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Sidewalk replacement contributes to Minneapolis tree loss

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sidewalk.jpgLast June a windstorm toppled about 1,800 trees in Minneapolis. Many of the fallen trees were in boulevards (the area between sidewalks and streets) rather than in yards. This raised concerns that recent sidewalk replacement—and resulting severed tree roots—had been a factor.

To better understand the higher-than-normal losses, the Minneapolis Park and Recreation Board (MPRB) turned to the U’s Urban Forestry Outreach, Research and Extension lab. “The MPRB Forestry Department has partnered with the University of Minnesota for years,” says Ralph Sievert, MPRB forestry director. “When this study presented itself, we did not hesitate to ask the lab to participate.”

Led by forestry department professor Gary Johnson, the lab studied damaged and undamaged trees along the storm’s path. The data set included 3,076 trees, of which 367 were total failures (tipped or partially tipped) due to the storm.

“The major finding is that replacing the sidewalk increased the odds of root failure by 2.24 times,” Johnson says. For example, when no replacement work was done, the average linden had a 10.6 percent chance of root failure; with sidewalk replacement, this increased to 21.0 percent.

When combined with replacement work, tree species was also a significant factor. Linden trees were most likely to fail, followed by ash, maple, and elm. “Essentially, when replacement work was done near any one of these trees, the rate of failures more than doubled,” Johnson says.

“Now we have a great opportunity to make improvements,” Sievert says. “I’m anticipating this leading to safer, healthier trees with fewer instances of infrastructure damage.”

Read the full article in the June issue of Catalyst.

New bridge technology featured at demo in Luverne

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GRS.jpgIt’s an unlikely spot for a fancy new bridge. But the farmers who’ve been driving a two-mile detour for the past 20 years are quite pleased. Smack in the middle of the farm fields and prairie that blanket windy Rock County just east of Luverne in the far southwestern corner of Minnesota, you can find the state’s first Geosynthetic Reinforced Soil Integrated Bridge System (GRS-IBS).

The Federal Highway Administration (FHWA) teamed up with MnDOT and Rock County to build the bridge between snowstorms this past spring as a way to introduce the technology to wary public works officials in the state and to conduct further testing. A daylong showcase event in June, which included a tour of the project site, drew around 40 participants from five states, mostly engineers. The event was the third demo nationally of GRS-IBS as part of the FHWA’s Every Day Counts initiative.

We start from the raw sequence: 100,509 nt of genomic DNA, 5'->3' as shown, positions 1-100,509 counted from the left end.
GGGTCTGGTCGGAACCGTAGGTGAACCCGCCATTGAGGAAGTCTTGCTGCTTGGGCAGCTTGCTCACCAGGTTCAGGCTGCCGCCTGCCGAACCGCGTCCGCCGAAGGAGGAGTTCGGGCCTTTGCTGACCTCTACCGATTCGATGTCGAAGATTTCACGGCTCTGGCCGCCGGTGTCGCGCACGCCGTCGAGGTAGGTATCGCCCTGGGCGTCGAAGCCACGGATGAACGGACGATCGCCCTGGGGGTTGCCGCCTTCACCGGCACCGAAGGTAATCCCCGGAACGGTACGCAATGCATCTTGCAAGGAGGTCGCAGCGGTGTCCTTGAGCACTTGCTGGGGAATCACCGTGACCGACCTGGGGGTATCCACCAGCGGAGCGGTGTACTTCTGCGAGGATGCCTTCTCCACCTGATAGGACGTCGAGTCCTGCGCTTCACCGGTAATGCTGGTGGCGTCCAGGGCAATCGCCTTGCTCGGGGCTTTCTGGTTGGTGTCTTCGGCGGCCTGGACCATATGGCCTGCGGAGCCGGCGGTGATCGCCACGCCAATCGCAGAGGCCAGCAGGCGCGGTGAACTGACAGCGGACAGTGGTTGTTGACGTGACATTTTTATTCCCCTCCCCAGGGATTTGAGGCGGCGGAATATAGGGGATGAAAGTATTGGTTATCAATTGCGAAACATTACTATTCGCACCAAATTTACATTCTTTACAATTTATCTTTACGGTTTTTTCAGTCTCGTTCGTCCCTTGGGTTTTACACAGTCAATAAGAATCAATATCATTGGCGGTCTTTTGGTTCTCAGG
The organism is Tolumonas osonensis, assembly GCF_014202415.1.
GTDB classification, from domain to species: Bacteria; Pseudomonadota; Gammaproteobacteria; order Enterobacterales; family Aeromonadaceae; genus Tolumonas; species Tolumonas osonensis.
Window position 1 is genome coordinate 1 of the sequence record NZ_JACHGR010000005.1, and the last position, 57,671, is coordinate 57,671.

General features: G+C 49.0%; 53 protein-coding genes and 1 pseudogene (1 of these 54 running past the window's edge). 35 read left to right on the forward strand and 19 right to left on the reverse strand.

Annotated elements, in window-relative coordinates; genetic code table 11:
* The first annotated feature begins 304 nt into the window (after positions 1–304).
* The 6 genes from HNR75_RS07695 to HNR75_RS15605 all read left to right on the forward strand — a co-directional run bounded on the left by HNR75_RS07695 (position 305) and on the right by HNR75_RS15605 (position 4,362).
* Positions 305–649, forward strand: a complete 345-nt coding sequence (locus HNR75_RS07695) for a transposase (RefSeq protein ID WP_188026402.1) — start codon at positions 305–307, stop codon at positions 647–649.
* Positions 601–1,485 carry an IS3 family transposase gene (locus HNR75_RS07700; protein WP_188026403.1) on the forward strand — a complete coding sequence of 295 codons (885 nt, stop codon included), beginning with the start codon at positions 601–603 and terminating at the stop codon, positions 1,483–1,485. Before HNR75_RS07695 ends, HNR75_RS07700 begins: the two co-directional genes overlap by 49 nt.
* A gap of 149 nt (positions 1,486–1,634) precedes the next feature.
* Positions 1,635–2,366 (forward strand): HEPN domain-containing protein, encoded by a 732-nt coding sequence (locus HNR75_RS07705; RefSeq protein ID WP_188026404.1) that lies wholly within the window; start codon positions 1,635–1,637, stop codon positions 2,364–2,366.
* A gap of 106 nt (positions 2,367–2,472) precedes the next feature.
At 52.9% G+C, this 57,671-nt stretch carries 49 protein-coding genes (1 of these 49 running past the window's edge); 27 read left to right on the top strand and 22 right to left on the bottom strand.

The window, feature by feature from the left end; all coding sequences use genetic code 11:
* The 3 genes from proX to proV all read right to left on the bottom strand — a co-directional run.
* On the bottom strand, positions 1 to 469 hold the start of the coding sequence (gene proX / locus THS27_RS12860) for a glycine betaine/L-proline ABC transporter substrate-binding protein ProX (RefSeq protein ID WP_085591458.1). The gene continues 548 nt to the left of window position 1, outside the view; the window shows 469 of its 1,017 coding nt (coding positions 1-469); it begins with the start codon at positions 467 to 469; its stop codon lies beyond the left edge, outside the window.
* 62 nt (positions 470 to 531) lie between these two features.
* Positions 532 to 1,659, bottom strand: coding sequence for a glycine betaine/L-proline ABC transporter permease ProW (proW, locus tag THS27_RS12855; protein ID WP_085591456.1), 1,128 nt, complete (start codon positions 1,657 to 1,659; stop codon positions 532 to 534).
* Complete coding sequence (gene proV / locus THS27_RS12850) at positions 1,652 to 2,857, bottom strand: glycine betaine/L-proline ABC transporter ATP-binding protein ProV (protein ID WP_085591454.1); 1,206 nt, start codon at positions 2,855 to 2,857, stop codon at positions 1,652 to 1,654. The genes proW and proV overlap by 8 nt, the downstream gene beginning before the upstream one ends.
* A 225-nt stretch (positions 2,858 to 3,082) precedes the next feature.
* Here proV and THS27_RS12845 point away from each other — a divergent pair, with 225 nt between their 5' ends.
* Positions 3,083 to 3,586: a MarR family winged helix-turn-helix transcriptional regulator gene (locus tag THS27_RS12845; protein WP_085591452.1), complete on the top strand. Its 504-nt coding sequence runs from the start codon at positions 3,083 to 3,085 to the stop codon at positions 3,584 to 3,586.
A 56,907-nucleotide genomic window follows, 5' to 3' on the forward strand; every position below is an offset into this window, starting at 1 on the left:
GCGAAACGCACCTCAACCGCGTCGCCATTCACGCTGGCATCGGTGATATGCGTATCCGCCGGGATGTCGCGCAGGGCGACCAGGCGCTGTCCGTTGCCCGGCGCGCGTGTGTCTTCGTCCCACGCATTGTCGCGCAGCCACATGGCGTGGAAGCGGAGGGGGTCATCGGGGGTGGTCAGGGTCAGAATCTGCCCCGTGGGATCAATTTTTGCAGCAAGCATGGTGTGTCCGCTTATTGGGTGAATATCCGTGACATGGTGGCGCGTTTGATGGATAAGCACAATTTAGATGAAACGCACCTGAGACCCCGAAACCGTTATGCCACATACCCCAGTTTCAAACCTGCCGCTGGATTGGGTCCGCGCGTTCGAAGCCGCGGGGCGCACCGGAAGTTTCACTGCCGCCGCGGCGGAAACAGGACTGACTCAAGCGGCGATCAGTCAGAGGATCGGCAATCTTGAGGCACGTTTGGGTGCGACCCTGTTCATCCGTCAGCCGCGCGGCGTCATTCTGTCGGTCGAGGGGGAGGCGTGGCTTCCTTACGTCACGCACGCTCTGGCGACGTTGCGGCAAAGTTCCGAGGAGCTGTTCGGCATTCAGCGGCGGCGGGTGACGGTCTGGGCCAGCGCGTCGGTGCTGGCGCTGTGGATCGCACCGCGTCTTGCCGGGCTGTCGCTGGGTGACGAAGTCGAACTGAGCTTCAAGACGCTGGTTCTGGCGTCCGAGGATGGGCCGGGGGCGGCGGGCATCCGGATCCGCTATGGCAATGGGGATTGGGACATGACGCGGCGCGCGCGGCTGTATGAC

The method uses alternating layers of granular fill and sheets of geotextile reinforcement.

There are now more than 100 of these bridge systems around the country. The GRS-IBS technology uses alternating layers of compacted granular fill material and fabric sheets of geotextile reinforcement to provide support for the bridge instead of conventional supports. The simple construction method can lower costs, slash construction time, improve durability, and increase worker safety.

“We’ve always had this location on our list of projects to do, but we never had the funding to do it,” said Rock County Engineer Mark Sehr. “With the assistance of Federal Highway and the Minnesota DOT, we were able to fund this project and, therefore, we’ll get one of our roadways open that’s been closed for a number of years.”

And if everything works out as planned, there’ll be no bump between the bridge and approaching roadway caused by uneven settlement. Eliminating that characteristic of conventional bridge systems is a key feature of the new technology.

Watch video highlights of the demo


Imagine replacing the derivatives of crude oil needed to produce conventional asphalt with renewable, cost-competitive, regionally produced, and high-performing materials derived from non-food biomass such as switchgrass, hybrid poplar, or cornstover. The idea portends a whole new world of possibilities and likely could stand the traditional petroleum-based economy on its head.

Researchers at Iowa State University are doing just that, producing bio-oil and bio-char through a process called fast pyrolysis. New bio-oil fractionation technologies also developed at ISU separate the bio-oil into different fractions—some of which appear to be ideal materials for asphalt.

In addition to developing thermoplastic elastomers (polymers) from vegetable oils—which offer many transportation-related applications—ISU researchers are examining and exploring the "bioeconomy," from all phases of the production process to product development and diversification opportunities.

Such collaborative opportunities involving transportation and the bioeconomy were featured during a half-day TERRA Innovation Series event in August at Iowa State University in Ames, Iowa.

A bioeconomy makes use of biorenewable resources, including biomass, for the production of chemicals, fuels, materials, and energy to sustain economic growth and prosperity. Iowa State's bioeconomy research is cross-disciplinary and includes research groups from the areas of agriculture, plant sciences, agricultural engineering, agricultural economics, mechanical engineering, chemical and biological engineering, civil engineering, and numerous others.

Read the full article in the October issue of TERRA E-News.

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Center for Transportation Studies

University of Minnesota

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Minneapolis, MN 55455

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